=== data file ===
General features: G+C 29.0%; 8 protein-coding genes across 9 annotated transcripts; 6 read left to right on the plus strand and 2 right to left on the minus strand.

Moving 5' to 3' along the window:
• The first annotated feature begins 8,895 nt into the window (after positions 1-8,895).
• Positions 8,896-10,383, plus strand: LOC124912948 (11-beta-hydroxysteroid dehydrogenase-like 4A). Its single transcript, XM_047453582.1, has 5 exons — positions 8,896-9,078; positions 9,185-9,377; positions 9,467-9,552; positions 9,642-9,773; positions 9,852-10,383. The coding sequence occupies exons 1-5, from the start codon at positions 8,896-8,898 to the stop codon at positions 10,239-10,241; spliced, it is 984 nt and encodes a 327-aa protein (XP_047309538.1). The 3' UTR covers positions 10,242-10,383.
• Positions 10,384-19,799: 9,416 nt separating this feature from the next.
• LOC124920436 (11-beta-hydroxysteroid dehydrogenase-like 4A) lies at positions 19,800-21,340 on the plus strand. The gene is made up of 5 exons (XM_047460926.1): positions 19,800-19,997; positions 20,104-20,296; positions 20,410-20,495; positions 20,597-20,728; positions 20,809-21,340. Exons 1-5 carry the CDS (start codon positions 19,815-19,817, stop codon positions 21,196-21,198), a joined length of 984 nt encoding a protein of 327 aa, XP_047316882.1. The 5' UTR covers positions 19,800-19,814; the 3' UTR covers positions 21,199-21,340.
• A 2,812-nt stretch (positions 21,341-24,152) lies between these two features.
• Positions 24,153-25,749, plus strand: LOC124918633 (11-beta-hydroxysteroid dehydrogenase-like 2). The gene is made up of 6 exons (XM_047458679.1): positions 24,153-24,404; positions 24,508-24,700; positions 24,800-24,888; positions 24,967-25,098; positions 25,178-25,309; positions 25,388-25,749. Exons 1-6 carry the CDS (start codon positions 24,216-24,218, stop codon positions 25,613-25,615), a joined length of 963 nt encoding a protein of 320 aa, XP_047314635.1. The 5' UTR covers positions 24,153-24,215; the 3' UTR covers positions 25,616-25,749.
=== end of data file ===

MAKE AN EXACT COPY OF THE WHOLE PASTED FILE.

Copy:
General features: G+C 29.0%; 8 protein-coding genes across 9 annotated transcripts; 6 read left to right on the plus strand and 2 right to left on the minus strand.

Moving 5' to 3' along the window:
• The first annotated feature begins 8,895 nt into the window (after positions 1-8,895).
• Positions 8,896-10,383, plus strand: LOC124912948 (11-beta-hydroxysteroid dehydrogenase-like 4A). Its single transcript, XM_047453582.1, has 5 exons — positions 8,896-9,078; positions 9,185-9,377; positions 9,467-9,552; positions 9,642-9,773; positions 9,852-10,383. The coding sequence occupies exons 1-5, from the start codon at positions 8,896-8,898 to the stop codon at positions 10,239-10,241; spliced, it is 984 nt and encodes a 327-aa protein (XP_047309538.1). The 3' UTR covers positions 10,242-10,383.
• Positions 10,384-19,799: 9,416 nt separating this feature from the next.
• LOC124920436 (11-beta-hydroxysteroid dehydrogenase-like 4A) lies at positions 19,800-21,340 on the plus strand. The gene is made up of 5 exons (XM_047460926.1): positions 19,800-19,997; positions 20,104-20,296; positions 20,410-20,495; positions 20,597-20,728; positions 20,809-21,340. Exons 1-5 carry the CDS (start codon positions 19,815-19,817, stop codon positions 21,196-21,198), a joined length of 984 nt encoding a protein of 327 aa, XP_047316882.1. The 5' UTR covers positions 19,800-19,814; the 3' UTR covers positions 21,199-21,340.
• A 2,812-nt stretch (positions 21,341-24,152) lies between these two features.
• Positions 24,153-25,749, plus strand: LOC124918633 (11-beta-hydroxysteroid dehydrogenase-like 2). The gene is made up of 6 exons (XM_047458679.1): positions 24,153-24,404; positions 24,508-24,700; positions 24,800-24,888; positions 24,967-25,098; positions 25,178-25,309; positions 25,388-25,749. Exons 1-6 carry the CDS (start codon positions 24,216-24,218, stop codon positions 25,613-25,615), a joined length of 963 nt encoding a protein of 320 aa, XP_047314635.1. The 5' UTR covers positions 24,153-24,215; the 3' UTR covers positions 25,616-25,749.